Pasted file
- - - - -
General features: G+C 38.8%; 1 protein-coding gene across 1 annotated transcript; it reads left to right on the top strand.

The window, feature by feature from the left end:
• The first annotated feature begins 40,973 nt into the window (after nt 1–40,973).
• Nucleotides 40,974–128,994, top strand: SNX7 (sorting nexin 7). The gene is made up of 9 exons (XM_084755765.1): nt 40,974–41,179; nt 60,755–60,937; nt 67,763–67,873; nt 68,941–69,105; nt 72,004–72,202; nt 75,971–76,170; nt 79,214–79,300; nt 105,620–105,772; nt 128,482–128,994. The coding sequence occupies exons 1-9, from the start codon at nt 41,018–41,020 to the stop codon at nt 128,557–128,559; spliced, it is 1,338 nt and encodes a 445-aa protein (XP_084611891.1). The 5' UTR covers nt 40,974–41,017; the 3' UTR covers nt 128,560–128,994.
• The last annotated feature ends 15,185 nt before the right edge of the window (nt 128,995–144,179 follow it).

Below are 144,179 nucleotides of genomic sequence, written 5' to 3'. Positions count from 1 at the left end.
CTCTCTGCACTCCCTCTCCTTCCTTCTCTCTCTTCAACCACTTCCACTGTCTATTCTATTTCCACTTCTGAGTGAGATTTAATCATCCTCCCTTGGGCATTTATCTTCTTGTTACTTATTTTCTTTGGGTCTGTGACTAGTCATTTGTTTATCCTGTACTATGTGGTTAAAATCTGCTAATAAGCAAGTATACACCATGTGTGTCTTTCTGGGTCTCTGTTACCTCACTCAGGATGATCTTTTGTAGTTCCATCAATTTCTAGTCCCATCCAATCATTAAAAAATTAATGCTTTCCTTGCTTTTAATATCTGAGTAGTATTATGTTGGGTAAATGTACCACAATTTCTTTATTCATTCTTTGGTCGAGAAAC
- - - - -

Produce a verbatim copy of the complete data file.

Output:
General features: G+C 38.8%; 1 protein-coding gene across 1 annotated transcript; it reads left to right on the top strand.

The window, feature by feature from the left end:
• The first annotated feature begins 40,973 nt into the window (after nt 1–40,973).
• Nucleotides 40,974–128,994, top strand: SNX7 (sorting nexin 7). The gene is made up of 9 exons (XM_084755765.1): nt 40,974–41,179; nt 60,755–60,937; nt 67,763–67,873; nt 68,941–69,105; nt 72,004–72,202; nt 75,971–76,170; nt 79,214–79,300; nt 105,620–105,772; nt 128,482–128,994. The coding sequence occupies exons 1-9, from the start codon at nt 41,018–41,020 to the stop codon at nt 128,557–128,559; spliced, it is 1,338 nt and encodes a 445-aa protein (XP_084611891.1). The 5' UTR covers nt 40,974–41,017; the 3' UTR covers nt 128,560–128,994.
• The last annotated feature ends 15,185 nt before the right edge of the window (nt 128,995–144,179 follow it).

Below are 144,179 nucleotides of genomic sequence, written 5' to 3'. Positions count from 1 at the left end.
CTCTCTGCACTCCCTCTCCTTCCTTCTCTCTCTTCAACCACTTCCACTGTCTATTCTATTTCCACTTCTGAGTGAGATTTAATCATCCTCCCTTGGGCATTTATCTTCTTGTTACTTATTTTCTTTGGGTCTGTGACTAGTCATTTGTTTATCCTGTACTATGTGGTTAAAATCTGCTAATAAGCAAGTATACACCATGTGTGTCTTTCTGGGTCTCTGTTACCTCACTCAGGATGATCTTTTGTAGTTCCATCAATTTCTAGTCCCATCCAATCATTAAAAAATTAATGCTTTCCTTGCTTTTAATATCTGAGTAGTATTATGTTGGGTAAATGTACCACAATTTCTTTATTCATTCTTTGGTCGAGAAAC